- Realize and practice the skill of magnifying the positives in life, in
many situations and de-emphasizing, smoldering the negatives.
- Take time to smell the roses; learn, absorb and share the experience of
life with your students by PAUSING, whenever deemed necessary, or
appropriate.
- An attitude of gratitude can go a long way in life and in reducing stress-
realize this, exercise this concept and promote it in your classroom so
Day 4 that students “get it” and realize its positive effect on life, be consistent.
- Laughter is truly the best medicine- learning about the physiological and
psychological benefits of laughter/humor is important to this course and
applying it to this class, your classes and your life is beneficial to all.
Humor is essential to relieve daily stress, keep things I perspective and
feel good about oneself. (remember not to hurt others along the way and
turn it into distress)
- Practice, apply, analyze and re-apply is a kinesthetic, necessary process
for this course. It is paramount to the course’s effectiveness. The
educator must develop confidence in the material and recognizes
how/where and when to insert into his/her classroom to minimize
individual stress and collective stress.

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Stress Journal/Log: 20 points
4 hours of alternate instruction
Integrating the stress management practices that have been
taught, discussed, and experienced in class, students will
keep a journal/log for the stressors that they face for two
weeks. At the conclusion of this period of time, learners will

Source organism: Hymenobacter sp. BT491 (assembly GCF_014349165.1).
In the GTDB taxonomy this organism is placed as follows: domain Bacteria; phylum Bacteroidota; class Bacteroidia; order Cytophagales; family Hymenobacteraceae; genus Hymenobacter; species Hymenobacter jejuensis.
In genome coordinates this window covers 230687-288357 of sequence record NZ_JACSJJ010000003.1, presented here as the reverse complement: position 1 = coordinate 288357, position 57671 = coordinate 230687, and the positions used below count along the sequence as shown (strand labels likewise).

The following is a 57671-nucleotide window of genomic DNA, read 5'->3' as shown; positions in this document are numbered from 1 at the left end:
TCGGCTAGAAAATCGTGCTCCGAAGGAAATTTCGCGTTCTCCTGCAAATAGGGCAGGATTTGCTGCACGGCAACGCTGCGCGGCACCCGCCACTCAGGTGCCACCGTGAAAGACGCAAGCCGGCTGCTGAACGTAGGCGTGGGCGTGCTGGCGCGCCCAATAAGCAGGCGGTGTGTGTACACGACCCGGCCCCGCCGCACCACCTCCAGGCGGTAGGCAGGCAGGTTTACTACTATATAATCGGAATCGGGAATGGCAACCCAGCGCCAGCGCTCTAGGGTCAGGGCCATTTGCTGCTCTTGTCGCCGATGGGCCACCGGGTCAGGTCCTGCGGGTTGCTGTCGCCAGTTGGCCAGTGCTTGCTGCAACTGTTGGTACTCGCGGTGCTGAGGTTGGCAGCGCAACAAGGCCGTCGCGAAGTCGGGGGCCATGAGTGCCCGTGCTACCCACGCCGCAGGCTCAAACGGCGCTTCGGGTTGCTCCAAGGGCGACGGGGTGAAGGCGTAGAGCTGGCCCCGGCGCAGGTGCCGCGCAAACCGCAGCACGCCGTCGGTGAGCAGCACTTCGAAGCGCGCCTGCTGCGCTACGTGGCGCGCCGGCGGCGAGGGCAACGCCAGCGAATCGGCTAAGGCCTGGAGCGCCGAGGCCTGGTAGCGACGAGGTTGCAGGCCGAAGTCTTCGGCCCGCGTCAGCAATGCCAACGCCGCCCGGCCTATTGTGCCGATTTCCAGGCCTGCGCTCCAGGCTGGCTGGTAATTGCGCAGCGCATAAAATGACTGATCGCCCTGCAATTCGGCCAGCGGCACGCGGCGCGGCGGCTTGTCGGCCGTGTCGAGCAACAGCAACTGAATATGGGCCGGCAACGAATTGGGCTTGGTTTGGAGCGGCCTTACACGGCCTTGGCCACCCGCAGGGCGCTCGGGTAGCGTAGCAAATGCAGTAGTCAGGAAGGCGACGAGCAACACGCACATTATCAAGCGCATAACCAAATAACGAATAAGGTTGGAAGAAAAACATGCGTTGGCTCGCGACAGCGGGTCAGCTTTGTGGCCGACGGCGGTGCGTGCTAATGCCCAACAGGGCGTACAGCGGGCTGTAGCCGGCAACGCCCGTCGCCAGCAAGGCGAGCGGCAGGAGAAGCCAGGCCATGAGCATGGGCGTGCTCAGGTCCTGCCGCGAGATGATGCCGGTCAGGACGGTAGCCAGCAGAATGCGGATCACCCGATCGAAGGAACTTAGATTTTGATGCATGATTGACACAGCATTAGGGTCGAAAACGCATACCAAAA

be asked to reflect on their experiences and write about the
impact on their daily life and in the classroom, including
what the process was like and the challenges/obstacles that
they faced and how they handled them. Learners post
written work, which is produced, assessed, and graded
according to course rubric and aligned to course outcomes.
Out of
Two Stress Management Plans: 40 points
Class Work
8 hours of alternate instruction hours
Instructor-guided learning project where students will
create an integrated stress management plan for
themselves that is aligned with course objectives as well as
an integrated stress management plan for their students
according to the Stress Theory Model. Learners will interact
face to face and work with the instructor to research,
analyze, and synthesize the plan. Each plan will include at
least 3 roadblocks, give clear explanation of anticipated
stressors, and give detailed directions on how and when
these interventions will be used, all based on the Stress
Theory Model. Learners will be graded according to course
rubric and aligned to course outcomes.

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Class Hours and Alternative Instructional Equivalency Hours
Subject Hours Description
Lecture, Discussion, and 30 4 Classes x 7.5 Hours
In-Class Activities
Stress Journal/Log 4 Integrating the stress management practices that have
been taught, discussed, and experienced in class,
students will keep a journal/log for the stressors that
they face for two weeks. At the conclusion of this
period of time, learners will be asked to reflect on their
experiences and write about the impact on their daily
life and in the classroom, including what the process
was like and the challenges/obstacles that they faced
and how they handled them. Learners post written
work, which is produced, assessed, and graded
according to course rubric and aligned to course
outcomes.
Two Stress Management 8 Instructor-guided learning project where students will
Plans create an integrated stress management plan for
themselves that is aligned with course objectives as
well as an integrated stress management plan for their
students according to the Stress Theory Model.
Learners will interact face to face and work with the
instructor to research, analyze, and synthesize the plan.
Each plan will include at least 3 roadblocks, give clear
explanation of anticipated stressors, and give detailed
directions on how and when these interventions will be
used, all based on the Stress Theory Model. Learners
will be graded according to course rubric and aligned to
course outcomes.
Total Hours 42